ASAPbio: Launching Transpose, a database of journal policies on preprinting & peer review

ASAPbio: Launching Transpose, a database of journal policies on preprinting & peer review. “Today, we’re excited to announce the launch of Transpose (@TransposeSCI), a database of journal peer review, co-reviewing, and preprint policies relating to media coverage, licensing, versions, and citation. These policies can often be difficult to find, unclear, or undefined. Our hope is to bring them to light so that authors, readers, reviewers, and other stakeholders can more easily find journals that align with their values. At the same time, editors can use this resource to draw inspiration from changing practices at other journals.”

PLOS: PLOS Journals Now OPEN for Published Peer Review

PLOS: PLOS Journals Now OPEN for Published Peer Review. “Starting today, ALL PLOS journals will offer authors the option to publish their peer review history alongside their accepted manuscript! We’ve been excited to make this announcement, and make major strides towards a more open publication process, since last fall when we signed ASAPbio’s open letter committing to transparent peer review options.”

Peer-reviewed physics for Wikipedia: PLOS ONE Topic Pages (PLOS One Blog)

PLOS One Blog: Peer-reviewed physics for Wikipedia: PLOS ONE Topic Pages. “Despite Wikipedia’s importance as a resource for both practicing physicists and the wider community, it is rare for professional physicists to contribute, in part because there are few, if any, professional incentives to do so. We’re all in agreement that researchers should receive proper attribution for our work (which is why PLOS ONE supports ORCID); and as credit is not given for submitting or editing Wikipedia pages, only a small fraction of the physicists that I asked about this have edited even a single Wikipedia page. With this in mind, we’re excited to introduce PLOS ONE Topic Pages, which are peer-reviewed review articles written with Wikipedia in mind. These provide opportunities for author attribution and will result in both journal articles and Wikipedia pages of high quality and utility.”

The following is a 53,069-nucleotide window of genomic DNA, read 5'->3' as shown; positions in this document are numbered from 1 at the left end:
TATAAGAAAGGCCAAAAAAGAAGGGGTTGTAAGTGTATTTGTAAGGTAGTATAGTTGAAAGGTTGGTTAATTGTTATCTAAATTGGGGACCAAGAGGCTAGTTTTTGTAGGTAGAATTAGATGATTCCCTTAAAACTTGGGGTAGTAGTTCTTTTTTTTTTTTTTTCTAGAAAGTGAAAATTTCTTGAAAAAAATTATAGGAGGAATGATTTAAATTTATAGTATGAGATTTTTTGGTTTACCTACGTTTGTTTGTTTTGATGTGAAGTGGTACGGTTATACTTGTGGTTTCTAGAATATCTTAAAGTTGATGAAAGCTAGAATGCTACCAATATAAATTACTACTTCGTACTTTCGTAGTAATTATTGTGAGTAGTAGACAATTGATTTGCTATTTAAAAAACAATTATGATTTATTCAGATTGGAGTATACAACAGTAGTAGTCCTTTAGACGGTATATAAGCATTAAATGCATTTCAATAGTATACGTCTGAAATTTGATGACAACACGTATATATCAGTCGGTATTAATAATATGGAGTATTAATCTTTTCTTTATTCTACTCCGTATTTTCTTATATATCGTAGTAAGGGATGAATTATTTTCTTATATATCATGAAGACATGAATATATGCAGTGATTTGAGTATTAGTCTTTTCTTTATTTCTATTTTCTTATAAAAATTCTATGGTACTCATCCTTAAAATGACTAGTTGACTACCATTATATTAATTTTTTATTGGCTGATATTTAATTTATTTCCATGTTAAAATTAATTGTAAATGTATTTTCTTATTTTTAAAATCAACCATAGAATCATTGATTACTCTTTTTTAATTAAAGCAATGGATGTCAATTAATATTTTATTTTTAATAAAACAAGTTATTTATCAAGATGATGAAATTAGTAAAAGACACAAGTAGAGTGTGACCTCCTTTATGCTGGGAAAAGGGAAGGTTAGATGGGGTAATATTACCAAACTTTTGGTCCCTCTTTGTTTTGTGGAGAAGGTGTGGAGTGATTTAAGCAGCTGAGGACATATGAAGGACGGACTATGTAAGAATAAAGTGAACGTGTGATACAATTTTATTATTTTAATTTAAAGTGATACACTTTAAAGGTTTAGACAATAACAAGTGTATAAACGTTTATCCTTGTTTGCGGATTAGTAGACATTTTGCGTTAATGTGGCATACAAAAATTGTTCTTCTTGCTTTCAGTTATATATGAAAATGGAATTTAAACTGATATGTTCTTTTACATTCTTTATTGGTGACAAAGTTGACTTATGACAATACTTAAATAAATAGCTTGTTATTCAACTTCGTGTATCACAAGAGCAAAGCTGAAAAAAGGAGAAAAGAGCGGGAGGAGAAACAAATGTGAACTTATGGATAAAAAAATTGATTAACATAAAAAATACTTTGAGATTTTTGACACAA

Nature: Huge peer-review study reveals lack of women and non-Westerners

Nature: Huge peer-review study reveals lack of women and non-Westerners. “Women are inadequately represented as peer reviewers, journal editors and last authors of studies, according to an analysis of manuscript submissions to an influential biomedical journal. The study looked at all submissions made to the open-access title eLife from its launch in 2012 to 2017 — nearly 24,000 in total. It found that women worldwide, and researchers outside North America and Europe, were less likely to be peer reviewers, editors and last authors. The paper — which hasn’t itself yet been peer-reviewed — was posted on the preprint server bioRxiv1 on 29 August.”

EurekAlert: PLOS announces new website for peer reviewers

EurekAlert: PLOS announces new website for peer reviewers . “The Reviewer Center is designed to support reviewers working on manuscripts submitted to PLOS journals, with information and resources freely available to anyone–those interested in learning more about how peer review works, those looking for instructional resources, and those reviewing for other journals and publishers. All content is provided under a Creative Commons Attribution (CC BY) license, meaning it is free and open for anyone to access, regardless of whether they review for PLOS.”

Twitter for Scientists: an Idea Whose Time Has Finally Come? (Chronicle of Higher Education)

Chronicle of Higher Education: Twitter for Scientists: an Idea Whose Time Has Finally Come?. “There’s abundant evidence that widely sharing a research finding in just one or two simple sentences greatly increases its use and effectiveness. But, ugh, that usually means Twitter — in the eyes of many, a low-attention-span cesspool of trolls, political partisans, and amateur comedians known more for braggadocio and snark than reason and facts. Now, with federal backing, there’s another option.”